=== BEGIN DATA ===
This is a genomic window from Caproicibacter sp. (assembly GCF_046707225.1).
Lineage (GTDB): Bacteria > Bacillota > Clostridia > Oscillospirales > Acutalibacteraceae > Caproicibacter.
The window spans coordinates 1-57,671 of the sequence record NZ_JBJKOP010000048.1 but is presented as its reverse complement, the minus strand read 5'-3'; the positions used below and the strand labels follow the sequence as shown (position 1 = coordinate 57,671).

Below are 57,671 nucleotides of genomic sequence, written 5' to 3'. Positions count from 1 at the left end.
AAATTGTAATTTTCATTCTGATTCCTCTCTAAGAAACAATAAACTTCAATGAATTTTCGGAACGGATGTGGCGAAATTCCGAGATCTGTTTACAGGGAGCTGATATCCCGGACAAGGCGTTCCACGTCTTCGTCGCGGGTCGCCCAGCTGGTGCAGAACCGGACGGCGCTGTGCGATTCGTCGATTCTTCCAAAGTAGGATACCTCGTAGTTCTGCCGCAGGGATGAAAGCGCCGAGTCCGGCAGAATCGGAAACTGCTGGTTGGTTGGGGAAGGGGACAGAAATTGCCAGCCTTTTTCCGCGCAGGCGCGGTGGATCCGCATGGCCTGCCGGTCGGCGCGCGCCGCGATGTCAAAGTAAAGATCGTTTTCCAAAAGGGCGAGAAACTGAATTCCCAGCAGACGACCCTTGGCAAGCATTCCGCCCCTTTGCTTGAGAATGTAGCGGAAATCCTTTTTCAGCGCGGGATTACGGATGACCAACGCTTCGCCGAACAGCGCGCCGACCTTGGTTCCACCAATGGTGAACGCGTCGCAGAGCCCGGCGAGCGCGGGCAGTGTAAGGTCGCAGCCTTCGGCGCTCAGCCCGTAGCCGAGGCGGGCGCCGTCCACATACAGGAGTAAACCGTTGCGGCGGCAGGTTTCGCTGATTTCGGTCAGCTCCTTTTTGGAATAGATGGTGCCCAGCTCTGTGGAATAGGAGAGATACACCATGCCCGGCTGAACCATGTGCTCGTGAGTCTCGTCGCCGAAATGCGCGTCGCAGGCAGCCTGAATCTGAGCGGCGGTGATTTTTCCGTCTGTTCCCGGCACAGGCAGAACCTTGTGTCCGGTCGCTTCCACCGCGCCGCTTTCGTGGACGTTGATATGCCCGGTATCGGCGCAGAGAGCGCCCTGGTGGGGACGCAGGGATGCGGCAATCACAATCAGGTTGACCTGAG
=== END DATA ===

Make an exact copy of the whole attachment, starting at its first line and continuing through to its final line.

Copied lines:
This is a genomic window from Caproicibacter sp. (assembly GCF_046707225.1).
Lineage (GTDB): Bacteria > Bacillota > Clostridia > Oscillospirales > Acutalibacteraceae > Caproicibacter.
The window spans coordinates 1-57,671 of the sequence record NZ_JBJKOP010000048.1 but is presented as its reverse complement, the minus strand read 5'-3'; the positions used below and the strand labels follow the sequence as shown (position 1 = coordinate 57,671).

Below are 57,671 nucleotides of genomic sequence, written 5' to 3'. Positions count from 1 at the left end.
AAATTGTAATTTTCATTCTGATTCCTCTCTAAGAAACAATAAACTTCAATGAATTTTCGGAACGGATGTGGCGAAATTCCGAGATCTGTTTACAGGGAGCTGATATCCCGGACAAGGCGTTCCACGTCTTCGTCGCGGGTCGCCCAGCTGGTGCAGAACCGGACGGCGCTGTGCGATTCGTCGATTCTTCCAAAGTAGGATACCTCGTAGTTCTGCCGCAGGGATGAAAGCGCCGAGTCCGGCAGAATCGGAAACTGCTGGTTGGTTGGGGAAGGGGACAGAAATTGCCAGCCTTTTTCCGCGCAGGCGCGGTGGATCCGCATGGCCTGCCGGTCGGCGCGCGCCGCGATGTCAAAGTAAAGATCGTTTTCCAAAAGGGCGAGAAACTGAATTCCCAGCAGACGACCCTTGGCAAGCATTCCGCCCCTTTGCTTGAGAATGTAGCGGAAATCCTTTTTCAGCGCGGGATTACGGATGACCAACGCTTCGCCGAACAGCGCGCCGACCTTGGTTCCACCAATGGTGAACGCGTCGCAGAGCCCGGCGAGCGCGGGCAGTGTAAGGTCGCAGCCTTCGGCGCTCAGCCCGTAGCCGAGGCGGGCGCCGTCCACATACAGGAGTAAACCGTTGCGGCGGCAGGTTTCGCTGATTTCGGTCAGCTCCTTTTTGGAATAGATGGTGCCCAGCTCTGTGGAATAGGAGAGATACACCATGCCCGGCTGAACCATGTGCTCGTGAGTCTCGTCGCCGAAATGCGCGTCGCAGGCAGCCTGAATCTGAGCGGCGGTGATTTTTCCGTCTGTTCCCGGCACAGGCAGAACCTTGTGTCCGGTCGCTTCCACCGCGCCGCTTTCGTGGACGTTGATATGCCCGGTATCGGCGCAGAGAGCGCCCTGGTGGGGACGCAGGGATGCGGCAATCACAATCAGGTTGACCTGAG